“Nobody is thinking that if you have an oceanfront house that it’s going to be there forever,” Kelly said. “This is the first year we’ve seen these numbers of houses that been impacted.”
After months of informal discussions on how to address the problem, Division of Coastal Management Director Braxton Davis and Cape Hatteras National Seashore Superintendent Dave Hallac are expected to elaborate on those discussions Thursday during the Coastal Resources Commission meeting in Wilmington.
Related: Coastal commission to discuss imperiled beach houses
Davis is expected to provide details of proposals to tighten regulations on septic tanks along the beachfront. Exposed tanks often create public health hazards on eroded beaches, especially after storms, as Davis notes in a memo to the commission included in the meeting agenda.
Davis, Hallac and others, including Dare County officials, have been part of discussions held by a recently formed interagency group to tackle the problem, including determination of the authority of federal and state agencies to take protective actions on their jurisdictional shorelines.
“The Work Group will engage with partner organizations and stakeholders to identify and research policies and programs to establish a proactive, holistic, predictable, and coordinated approach to erosion-threatened structures in North Carolina,” Davis explains in the memo. “The Work Group is planning to meet regularly in the coming year and produce a report outlining short- and long-term solutions.”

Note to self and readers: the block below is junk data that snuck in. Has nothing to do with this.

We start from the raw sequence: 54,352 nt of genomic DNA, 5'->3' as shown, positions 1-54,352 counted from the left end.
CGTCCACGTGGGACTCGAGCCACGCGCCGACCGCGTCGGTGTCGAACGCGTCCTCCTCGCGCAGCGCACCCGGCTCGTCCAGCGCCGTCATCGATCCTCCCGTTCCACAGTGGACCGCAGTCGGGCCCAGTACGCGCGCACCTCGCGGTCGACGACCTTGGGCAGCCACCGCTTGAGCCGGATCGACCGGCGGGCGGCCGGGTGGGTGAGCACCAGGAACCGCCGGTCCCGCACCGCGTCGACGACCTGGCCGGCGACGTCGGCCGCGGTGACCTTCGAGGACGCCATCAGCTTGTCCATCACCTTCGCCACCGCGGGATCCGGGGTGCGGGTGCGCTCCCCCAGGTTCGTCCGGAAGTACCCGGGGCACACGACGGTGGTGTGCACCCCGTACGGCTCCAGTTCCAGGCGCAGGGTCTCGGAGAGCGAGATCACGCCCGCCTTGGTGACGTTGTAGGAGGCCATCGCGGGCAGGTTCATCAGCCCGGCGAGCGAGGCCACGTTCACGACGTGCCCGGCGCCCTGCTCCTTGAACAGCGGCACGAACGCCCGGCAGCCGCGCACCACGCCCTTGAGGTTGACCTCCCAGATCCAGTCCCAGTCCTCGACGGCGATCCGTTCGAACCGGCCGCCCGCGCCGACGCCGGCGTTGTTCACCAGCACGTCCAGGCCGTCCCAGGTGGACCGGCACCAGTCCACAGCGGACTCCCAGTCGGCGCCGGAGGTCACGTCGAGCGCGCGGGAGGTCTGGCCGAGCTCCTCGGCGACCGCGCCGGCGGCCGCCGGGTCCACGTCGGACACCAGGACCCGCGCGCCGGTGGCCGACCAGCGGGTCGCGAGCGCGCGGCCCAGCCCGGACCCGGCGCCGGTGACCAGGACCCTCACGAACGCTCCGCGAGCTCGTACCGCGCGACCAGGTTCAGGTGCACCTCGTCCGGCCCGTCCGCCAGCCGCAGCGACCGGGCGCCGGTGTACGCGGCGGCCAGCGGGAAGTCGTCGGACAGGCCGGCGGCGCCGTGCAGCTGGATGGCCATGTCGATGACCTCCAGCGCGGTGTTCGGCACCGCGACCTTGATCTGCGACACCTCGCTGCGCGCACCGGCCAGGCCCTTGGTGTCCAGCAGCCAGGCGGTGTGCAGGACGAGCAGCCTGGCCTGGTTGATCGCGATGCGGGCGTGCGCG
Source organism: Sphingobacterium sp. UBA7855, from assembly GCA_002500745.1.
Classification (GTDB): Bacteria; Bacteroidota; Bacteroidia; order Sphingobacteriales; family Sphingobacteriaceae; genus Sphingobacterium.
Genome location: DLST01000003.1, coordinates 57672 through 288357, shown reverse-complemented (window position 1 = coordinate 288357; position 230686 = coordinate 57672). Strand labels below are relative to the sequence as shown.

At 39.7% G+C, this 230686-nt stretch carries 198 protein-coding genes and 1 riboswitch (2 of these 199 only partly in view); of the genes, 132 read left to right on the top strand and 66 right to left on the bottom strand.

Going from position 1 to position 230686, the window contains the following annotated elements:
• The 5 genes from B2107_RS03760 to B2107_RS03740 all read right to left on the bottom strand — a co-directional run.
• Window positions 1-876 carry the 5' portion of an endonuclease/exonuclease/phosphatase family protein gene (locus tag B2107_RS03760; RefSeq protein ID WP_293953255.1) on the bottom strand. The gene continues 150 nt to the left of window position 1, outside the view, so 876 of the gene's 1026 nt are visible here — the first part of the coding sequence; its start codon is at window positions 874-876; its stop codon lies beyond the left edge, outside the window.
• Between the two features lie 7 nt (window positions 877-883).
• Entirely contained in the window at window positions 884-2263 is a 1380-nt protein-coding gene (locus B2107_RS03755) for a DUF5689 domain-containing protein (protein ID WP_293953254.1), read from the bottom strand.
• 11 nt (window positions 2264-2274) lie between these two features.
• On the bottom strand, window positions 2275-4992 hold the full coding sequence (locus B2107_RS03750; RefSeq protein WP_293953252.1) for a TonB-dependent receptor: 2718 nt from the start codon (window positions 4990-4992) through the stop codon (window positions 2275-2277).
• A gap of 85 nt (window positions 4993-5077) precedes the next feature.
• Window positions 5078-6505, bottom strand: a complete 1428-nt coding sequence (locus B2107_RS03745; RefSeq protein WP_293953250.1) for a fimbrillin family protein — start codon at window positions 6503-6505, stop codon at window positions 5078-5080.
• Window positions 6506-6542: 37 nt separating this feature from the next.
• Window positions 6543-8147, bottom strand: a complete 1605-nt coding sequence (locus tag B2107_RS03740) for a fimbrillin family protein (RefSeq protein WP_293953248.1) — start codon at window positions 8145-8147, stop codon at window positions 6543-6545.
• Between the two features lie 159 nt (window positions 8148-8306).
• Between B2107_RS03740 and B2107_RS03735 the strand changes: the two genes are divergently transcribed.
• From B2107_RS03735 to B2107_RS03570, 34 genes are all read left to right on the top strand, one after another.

As erosion increases with rising seas, and with climate change intensifying storms, more oceanfront structures have encroached on public beaches, Davis notes in the memo. Based on an agency review of 2020 imagery, he said, “over 750 of approximately 8,777 oceanfront structures were considered at risk from oceanfront erosion (no dunes or vegetation between the structure and ocean.)”
Hallac told Coastal Review that preventing the problem in the first place is the goal.
It’s not just destruction of the houses, Hallac said, it’s also about the long-term effects on the public and the natural resources in and along Cape Hatteras National Seashore. After the houses fell into the surf earlier this year, debris stretched for 15 miles up and down the beach, as well as in the ocean and on private property, and dozens of destroyed or damaged septic tanks were strewn along the beach.
“We still have a debris problem from the houses that collapsed in May,” Hallac said recently. “There are thousands and thousands of pieces of tar paper and carpet padding up to 4 miles from the house collapse site.”
The park has had to purchase a $40,000 beach rake to sift debris from the sand and has spent a “substantial” amount in cleanup costs in addition to what the property owners paid for a contractor to clean the debris.
Erosion has complicated where the national seashore boundaries exist, but in general, Hallac said, the park is understood to have jurisdiction of the beach between the high- and low-tide lines.